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Bryan Preston

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December 16, 2011 - 2:57 pm

If you haven’t seen or heard of OnLive yet, prepare to have your mind blown. OnLive may be the most interesting innovation in video games of the past year. Here’s a brief taste of what it does.

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Gaming in the Clouds

OnLive is cloud streaming video games. That means that it delivers quality video game entertainment while mostly doing away with going to the local game store, with the need for an expensive game console, or with being locked into gaming on a single PC. OnLive plays where you are, on your PC, Mac or TV. Instantly.

The way it works is simple. OnLive’s game library is installed in the cloud. You access that cloud in a variety of ways through your internet connection. First you create an account for free at OnLive’s web site. Then you download and install a small app to your computer, or you hook up the “microconsole” to your TV. Once installed, sign in to your account and you have instant access to hundreds of video games. You can install the app on as many devices as you want, and when you buy and play a game, your saves and progress get tied to your login account. So your game progress goes to whatever device you happen to be on at the moment.

OnLive also does away with the need to download the games or their demos, at all. In this respect, it gains an advantage over its most obvious competitor, the Steam game network, which requires local downloads for all the content you choose to access. So where, in the Steam universe, you might wait hours just to sample a demo of a game you’re considering purchasing, with OnLive, once you click on the Game Trial button, you’re automatically and instantly allowed to demo the game.

OnLive’s optional microconsole also gives it an edge over the more expensive XBox360 and PS3 consoles, in cost, portability and ease of use. Because the games are installed in the cloud, there is no need for discs, and therefore no moving parts inside OnLive’s tiny box. No red rings of death, no DVD readers that suddenly die. And at just a bit larger than an iPhone, the OnLive console will fit anywhere, while at $129 off Amazon for the box and a wireless controller, it fits just about any budget too. Apple fans will appreciate the packaging in which the console arrives; it’s a sleek black box reminiscent of the packaging in which Apple places the iPhone.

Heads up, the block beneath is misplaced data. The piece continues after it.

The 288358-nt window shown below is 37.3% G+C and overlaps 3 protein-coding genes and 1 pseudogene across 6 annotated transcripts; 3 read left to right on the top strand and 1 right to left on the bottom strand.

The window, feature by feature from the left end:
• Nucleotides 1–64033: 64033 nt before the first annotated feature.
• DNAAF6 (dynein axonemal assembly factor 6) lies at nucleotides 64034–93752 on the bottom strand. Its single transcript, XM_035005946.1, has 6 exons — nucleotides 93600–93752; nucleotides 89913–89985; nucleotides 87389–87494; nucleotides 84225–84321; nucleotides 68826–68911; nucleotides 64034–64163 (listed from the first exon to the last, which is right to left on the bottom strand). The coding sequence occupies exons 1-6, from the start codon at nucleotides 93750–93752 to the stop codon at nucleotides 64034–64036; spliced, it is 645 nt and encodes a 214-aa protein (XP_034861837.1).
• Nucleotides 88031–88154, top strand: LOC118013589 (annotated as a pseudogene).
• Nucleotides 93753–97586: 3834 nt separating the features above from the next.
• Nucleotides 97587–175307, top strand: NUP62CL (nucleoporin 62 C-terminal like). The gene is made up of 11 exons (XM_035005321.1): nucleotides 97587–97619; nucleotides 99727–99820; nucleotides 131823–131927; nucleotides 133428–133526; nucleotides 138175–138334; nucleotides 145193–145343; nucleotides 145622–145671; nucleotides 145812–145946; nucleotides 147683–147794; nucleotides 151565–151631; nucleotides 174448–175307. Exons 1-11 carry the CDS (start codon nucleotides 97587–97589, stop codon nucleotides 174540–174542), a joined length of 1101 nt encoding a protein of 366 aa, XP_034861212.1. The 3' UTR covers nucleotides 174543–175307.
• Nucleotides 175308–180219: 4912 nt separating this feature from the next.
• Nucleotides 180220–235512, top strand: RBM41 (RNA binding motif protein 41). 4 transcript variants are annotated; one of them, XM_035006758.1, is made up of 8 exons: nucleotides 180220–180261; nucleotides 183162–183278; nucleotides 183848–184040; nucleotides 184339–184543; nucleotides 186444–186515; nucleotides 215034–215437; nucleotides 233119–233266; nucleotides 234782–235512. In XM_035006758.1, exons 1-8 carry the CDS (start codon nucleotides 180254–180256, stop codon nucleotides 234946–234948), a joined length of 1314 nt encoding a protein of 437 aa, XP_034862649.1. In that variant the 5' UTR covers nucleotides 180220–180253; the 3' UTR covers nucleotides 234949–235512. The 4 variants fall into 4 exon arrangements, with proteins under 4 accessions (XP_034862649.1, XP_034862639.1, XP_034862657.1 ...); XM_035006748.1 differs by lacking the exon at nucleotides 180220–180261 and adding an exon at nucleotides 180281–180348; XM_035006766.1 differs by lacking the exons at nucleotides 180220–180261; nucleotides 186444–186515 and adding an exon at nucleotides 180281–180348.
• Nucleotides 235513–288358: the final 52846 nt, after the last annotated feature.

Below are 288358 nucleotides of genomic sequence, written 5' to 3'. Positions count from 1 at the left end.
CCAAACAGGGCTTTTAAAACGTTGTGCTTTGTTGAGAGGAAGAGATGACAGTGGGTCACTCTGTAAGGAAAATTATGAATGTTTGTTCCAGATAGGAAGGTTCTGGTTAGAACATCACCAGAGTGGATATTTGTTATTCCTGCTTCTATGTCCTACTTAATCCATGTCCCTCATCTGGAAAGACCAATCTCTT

The Pros

OnLive’s positives are numerous. Access is free, and you can go from zero to demo in maybe five minutes. Installation couldn’t be easier. It frees you from having to use any particular device, and expands Mac gaming considerably. I tested it on an underpowered six-year-old laptop, and because OnLive streams the games rather than depending on your local hardware, my ancient laptop played like a brand new machine even on high-end, graphics-heavy games. OnLive opens up gaming even on machines you’ve given up for dead, as long as they can handle a fast internet connection. OnLive’s Arena mode lets you spectate on games as other members play them in real time, allowing you to sample as many games as you want just by watching the action. Wonder if the newest game deserves its M rating? Scope out a few minutes of it in the Arena to find out for yourself.

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Its social networking side allows you to meet friends, play cooperatively and live audio chat if the games you play allow that, and it offers parental controls to help parents keep edgier games out of the hands of the young. OnLive’s library runs the gamut from casual and family games to sports to horror and shooters.